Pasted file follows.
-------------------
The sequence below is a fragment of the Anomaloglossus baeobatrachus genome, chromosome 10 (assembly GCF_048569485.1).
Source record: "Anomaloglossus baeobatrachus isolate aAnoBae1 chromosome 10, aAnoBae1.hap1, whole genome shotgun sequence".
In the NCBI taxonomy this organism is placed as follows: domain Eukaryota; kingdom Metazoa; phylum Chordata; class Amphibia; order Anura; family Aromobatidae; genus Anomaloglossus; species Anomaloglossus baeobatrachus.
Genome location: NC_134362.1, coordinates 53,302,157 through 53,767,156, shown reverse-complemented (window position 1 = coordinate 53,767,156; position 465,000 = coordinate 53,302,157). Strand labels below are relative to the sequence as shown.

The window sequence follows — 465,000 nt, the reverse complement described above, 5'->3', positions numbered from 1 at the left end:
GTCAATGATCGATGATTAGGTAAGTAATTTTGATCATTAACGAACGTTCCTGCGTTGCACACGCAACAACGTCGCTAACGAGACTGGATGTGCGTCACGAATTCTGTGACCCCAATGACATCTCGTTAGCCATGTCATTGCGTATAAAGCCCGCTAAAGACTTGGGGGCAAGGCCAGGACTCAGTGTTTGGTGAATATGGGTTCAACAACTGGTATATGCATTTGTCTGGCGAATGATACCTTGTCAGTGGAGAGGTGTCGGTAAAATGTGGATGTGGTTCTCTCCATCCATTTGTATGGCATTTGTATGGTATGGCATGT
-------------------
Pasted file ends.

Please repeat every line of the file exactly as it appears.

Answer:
The sequence below is a fragment of the Anomaloglossus baeobatrachus genome, chromosome 10 (assembly GCF_048569485.1).
Source record: "Anomaloglossus baeobatrachus isolate aAnoBae1 chromosome 10, aAnoBae1.hap1, whole genome shotgun sequence".
In the NCBI taxonomy this organism is placed as follows: domain Eukaryota; kingdom Metazoa; phylum Chordata; class Amphibia; order Anura; family Aromobatidae; genus Anomaloglossus; species Anomaloglossus baeobatrachus.
Genome location: NC_134362.1, coordinates 53,302,157 through 53,767,156, shown reverse-complemented (window position 1 = coordinate 53,767,156; position 465,000 = coordinate 53,302,157). Strand labels below are relative to the sequence as shown.

The window sequence follows — 465,000 nt, the reverse complement described above, 5'->3', positions numbered from 1 at the left end:
GTCAATGATCGATGATTAGGTAAGTAATTTTGATCATTAACGAACGTTCCTGCGTTGCACACGCAACAACGTCGCTAACGAGACTGGATGTGCGTCACGAATTCTGTGACCCCAATGACATCTCGTTAGCCATGTCATTGCGTATAAAGCCCGCTAAAGACTTGGGGGCAAGGCCAGGACTCAGTGTTTGGTGAATATGGGTTCAACAACTGGTATATGCATTTGTCTGGCGAATGATACCTTGTCAGTGGAGAGGTGTCGGTAAAATGTGGATGTGGTTCTCTCCATCCATTTGTATGGCATTTGTATGGTATGGCATGT